Burke’s downfall, and the existence of the 2011 letter warning that his appointment would lead to scandal, raise questions about Bellone’s decision to select Burke and his failure to remove him amid mounting evidence that Burke was bringing disgrace to the department.
Bellone publicly supported Burke despite a 2013 Newsday report on a 1995 Internal Affairs investigation that Burke, while a police officer, had engaged in sexual relations with a prostitute in his patrol car. And Bellone continued to support Burke as Newsday published more than a dozen stories concerning the allegations of Burke’s assault of Loeb and the subsequent federal investigation.
Bellone, in the five months since his former police chief was arrested, has repeatedly declined Newsday’s attempts to interview him about Burke. Bellone agreed to talk on the record only after he was informed that the newspaper intended to publish a story about the 2011 anonymous letter.
Ties with Spota
Bellone said he brought the letter to Suffolk County District Attorney Thomas Spota, who had employed Burke since 2002 as his chief investigator. Spota and Burke’s relationship spans decades — Burke was 14 when Spota, as an assistant prosecutor, used Burke as his key witness to testify in the 1979 murder of 13-year-old John Pius, of Smithtown.
“‘Absolutely not. It’s all B.S.,’” Bellone said Spota told him of the allegations against Burke in the letter. “He said, ‘We investigated all that stuff. It’s all B.S.’”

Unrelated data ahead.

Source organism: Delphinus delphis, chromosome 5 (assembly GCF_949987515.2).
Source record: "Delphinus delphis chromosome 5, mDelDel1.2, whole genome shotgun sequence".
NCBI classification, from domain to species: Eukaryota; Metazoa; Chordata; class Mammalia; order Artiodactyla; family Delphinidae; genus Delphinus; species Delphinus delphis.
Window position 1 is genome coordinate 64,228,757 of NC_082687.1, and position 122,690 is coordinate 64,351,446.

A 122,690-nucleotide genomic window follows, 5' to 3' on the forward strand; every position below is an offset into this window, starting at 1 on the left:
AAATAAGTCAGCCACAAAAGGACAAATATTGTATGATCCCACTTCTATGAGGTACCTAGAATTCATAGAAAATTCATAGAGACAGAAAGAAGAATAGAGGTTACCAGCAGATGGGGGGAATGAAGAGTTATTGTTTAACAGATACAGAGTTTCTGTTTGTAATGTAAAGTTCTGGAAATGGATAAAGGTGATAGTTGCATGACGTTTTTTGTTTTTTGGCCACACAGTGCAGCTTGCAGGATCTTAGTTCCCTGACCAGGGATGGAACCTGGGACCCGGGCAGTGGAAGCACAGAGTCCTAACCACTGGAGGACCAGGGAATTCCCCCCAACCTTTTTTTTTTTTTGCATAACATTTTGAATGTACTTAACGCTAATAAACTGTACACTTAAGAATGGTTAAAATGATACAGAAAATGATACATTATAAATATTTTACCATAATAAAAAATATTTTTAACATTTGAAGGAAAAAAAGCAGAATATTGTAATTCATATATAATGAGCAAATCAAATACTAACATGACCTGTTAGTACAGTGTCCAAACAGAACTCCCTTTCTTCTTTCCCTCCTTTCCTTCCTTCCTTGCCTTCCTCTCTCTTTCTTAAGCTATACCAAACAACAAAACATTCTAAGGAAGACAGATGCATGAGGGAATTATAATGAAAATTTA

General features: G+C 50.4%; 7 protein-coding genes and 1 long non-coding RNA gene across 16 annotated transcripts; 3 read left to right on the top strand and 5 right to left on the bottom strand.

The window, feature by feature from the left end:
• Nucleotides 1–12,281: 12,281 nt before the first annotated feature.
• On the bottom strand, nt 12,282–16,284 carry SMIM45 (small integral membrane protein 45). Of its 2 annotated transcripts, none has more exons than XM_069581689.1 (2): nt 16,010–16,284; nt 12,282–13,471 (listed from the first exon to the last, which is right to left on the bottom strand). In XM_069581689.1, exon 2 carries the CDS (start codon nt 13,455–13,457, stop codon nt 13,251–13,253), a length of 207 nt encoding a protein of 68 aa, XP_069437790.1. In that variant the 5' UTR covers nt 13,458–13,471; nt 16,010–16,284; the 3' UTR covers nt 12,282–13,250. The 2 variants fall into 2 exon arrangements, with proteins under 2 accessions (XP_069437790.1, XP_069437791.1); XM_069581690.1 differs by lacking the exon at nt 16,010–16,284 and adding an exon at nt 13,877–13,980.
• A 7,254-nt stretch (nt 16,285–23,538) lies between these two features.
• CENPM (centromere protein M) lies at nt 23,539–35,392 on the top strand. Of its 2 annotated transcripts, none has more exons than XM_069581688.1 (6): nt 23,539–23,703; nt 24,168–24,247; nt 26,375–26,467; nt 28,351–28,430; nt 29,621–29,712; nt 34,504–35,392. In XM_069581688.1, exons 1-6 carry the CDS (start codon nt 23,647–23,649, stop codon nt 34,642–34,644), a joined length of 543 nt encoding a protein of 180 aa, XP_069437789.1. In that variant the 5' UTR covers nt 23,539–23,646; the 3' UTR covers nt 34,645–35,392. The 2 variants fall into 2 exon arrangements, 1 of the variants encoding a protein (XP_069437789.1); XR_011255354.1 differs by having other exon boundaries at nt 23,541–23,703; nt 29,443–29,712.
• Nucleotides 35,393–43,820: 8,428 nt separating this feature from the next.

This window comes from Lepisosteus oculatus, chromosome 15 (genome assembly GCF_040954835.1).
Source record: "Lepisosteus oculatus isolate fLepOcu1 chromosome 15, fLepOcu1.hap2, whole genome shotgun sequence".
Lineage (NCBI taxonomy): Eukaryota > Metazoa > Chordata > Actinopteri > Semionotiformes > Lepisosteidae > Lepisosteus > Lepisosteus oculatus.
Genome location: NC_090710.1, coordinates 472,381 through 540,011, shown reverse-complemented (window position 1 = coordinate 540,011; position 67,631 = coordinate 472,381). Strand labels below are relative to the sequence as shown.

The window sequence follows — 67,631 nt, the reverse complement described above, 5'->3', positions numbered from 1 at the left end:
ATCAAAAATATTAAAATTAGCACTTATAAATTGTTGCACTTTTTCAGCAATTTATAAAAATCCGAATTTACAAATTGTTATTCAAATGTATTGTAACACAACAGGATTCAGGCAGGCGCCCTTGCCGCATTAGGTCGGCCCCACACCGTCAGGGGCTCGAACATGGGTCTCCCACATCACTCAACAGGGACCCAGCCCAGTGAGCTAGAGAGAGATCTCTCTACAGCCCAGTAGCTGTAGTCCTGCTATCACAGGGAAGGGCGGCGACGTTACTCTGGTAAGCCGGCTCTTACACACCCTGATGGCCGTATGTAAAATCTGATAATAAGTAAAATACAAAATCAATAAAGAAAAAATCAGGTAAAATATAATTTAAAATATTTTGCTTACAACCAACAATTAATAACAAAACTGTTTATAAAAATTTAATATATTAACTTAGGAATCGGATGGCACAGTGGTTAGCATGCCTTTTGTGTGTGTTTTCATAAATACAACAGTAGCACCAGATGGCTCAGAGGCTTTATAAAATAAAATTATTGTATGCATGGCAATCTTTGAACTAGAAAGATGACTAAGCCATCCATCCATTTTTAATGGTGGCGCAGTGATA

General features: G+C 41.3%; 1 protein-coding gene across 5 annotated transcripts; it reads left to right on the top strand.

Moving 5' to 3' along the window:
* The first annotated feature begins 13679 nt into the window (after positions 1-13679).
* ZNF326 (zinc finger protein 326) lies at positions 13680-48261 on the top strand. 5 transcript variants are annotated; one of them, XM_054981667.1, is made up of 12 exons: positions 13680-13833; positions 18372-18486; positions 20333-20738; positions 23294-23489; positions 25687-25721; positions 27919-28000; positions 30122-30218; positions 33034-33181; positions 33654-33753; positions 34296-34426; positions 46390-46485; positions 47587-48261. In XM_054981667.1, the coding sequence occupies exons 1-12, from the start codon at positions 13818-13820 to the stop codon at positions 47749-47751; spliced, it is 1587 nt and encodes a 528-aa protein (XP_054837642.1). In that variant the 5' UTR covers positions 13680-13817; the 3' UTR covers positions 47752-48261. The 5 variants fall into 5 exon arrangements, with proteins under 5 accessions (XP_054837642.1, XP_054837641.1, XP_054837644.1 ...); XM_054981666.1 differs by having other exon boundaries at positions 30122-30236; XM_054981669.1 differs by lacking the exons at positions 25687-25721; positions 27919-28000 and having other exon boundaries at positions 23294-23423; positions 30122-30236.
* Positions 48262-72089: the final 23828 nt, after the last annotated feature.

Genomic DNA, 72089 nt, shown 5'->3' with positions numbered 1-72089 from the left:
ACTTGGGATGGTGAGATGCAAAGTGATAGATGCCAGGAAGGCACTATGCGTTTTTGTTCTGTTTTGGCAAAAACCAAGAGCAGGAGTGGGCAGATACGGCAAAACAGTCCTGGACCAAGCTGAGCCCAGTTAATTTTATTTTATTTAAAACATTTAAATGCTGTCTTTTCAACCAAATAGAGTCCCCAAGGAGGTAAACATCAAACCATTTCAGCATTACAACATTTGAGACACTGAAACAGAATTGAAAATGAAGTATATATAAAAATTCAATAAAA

Spota mentioned that he had written his own letter refuting the allegations against Burke, Bellone said, and offered to send it to the incoming county executive to allay his concerns. Bellone said he accepted the offer but doesn’t recall whether Spota ever sent the letter to him.
“I don’t remember getting the letter,” Bellone said. “I don’t remember seeing the letter.”
Regardless, Bellone said he believed Spota and “that was the end of the issue.”
He said he never bothered to discuss the allegations with Burke because Spota had reassured him.
“No. I brought it directly to Spota,” Bellone said.
Bellone did not answer whether he felt misled by Spota.
He said he also relied on a recommendation from Suffolk County Democratic Party chairman Rich Schaffer, who originally introduced him to Burke.
Newsday has reported that Bellone and Schaffer — political allies who were once considered close friends — have been at odds for the past few years.
“He was being vouched for by the most credible people in our government and in our party,” Bellone said of Burke.
Spota did not respond to a request for an interview. His spokesman, Robert Clifford, flatly denied in an email sent to Newsday Thursday that Spota had reassured Bellone about Burke’s Internal Affairs file or vouched for his character. “The district attorney did no such thing,” Clifford wrote.